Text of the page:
Video

Video Fears Ebola Outbreak ‘Beyond Our Capability to Contain’

Each day brings with it new warnings about the deadly Ebola outbreak already blamed for killing more than 2,600 people across West Africa. And while countries and international organizations like the United Nations are starting to come through on promises of help for those most affected, the unprecedented speed with which the virus has spread is raising questions about the international response. VOA's Jeff Seldin has more from Washington.
Video

Video Iran, World Powers Seek Progress in Nuclear Talks

Iran and the five permanent members of the U.N. Security Council plus Germany, known as the P5 + 1, have started a new round of talks on Iran's nuclear program. VOA State Department correspondent Pam Dockins reports that as the negotiations take place in New York, a U.S. envoy is questioning Iran's commitment to peaceful nuclear activity.
Video

Video Obama Goes to UN With Islamic State, Ebola on Agenda

President Obama goes to the United Nations General Assembly to rally nations to support a coalition against Islamic State militants in Iraq and Syria. He also will look for nations to back his plan to fight the Ebola virus in West Africa. As VOA White House correspondent Luis Ramirez reports, Obama’s efforts reflect new moves by the U.S. administration to take a leading role in addressing world crises.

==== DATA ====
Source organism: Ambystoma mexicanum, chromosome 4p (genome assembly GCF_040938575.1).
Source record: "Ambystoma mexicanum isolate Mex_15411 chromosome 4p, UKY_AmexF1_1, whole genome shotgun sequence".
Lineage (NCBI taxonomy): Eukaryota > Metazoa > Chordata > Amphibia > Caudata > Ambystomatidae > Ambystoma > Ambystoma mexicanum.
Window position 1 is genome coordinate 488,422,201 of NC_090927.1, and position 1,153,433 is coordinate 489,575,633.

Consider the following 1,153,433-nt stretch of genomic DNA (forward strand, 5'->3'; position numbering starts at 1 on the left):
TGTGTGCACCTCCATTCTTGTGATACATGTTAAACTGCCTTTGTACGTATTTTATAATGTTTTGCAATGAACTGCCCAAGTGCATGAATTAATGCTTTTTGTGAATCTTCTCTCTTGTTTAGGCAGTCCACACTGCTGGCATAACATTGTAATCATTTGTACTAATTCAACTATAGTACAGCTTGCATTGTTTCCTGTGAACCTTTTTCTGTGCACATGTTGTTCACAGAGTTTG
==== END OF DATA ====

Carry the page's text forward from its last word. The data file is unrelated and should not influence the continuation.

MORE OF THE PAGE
Video

Video Migrants Caught in No-Man's Land Called Calais

The deaths of hundreds of migrants in the Mediterranean this week has only recast the spotlight on the perils of reaching Europe. And for those forunate enough to reach a place like Calais, France, only find that their problems aren't over. Lisa Bryant has the story.
Video

Video Westgate Siege Anniversary Brings Back Painful Memories

One year after it happened, the survivors of the terror attack on Nairobi's Westgate Shopping Mall still cannot shake the images of that tragic incident. For VOA, Mohammed Yusuf tells the story of victims still waiting for the answer to the question 'how could this happen?'
Video

Video Militant Assault in Syria Displaces Thousands of Kurds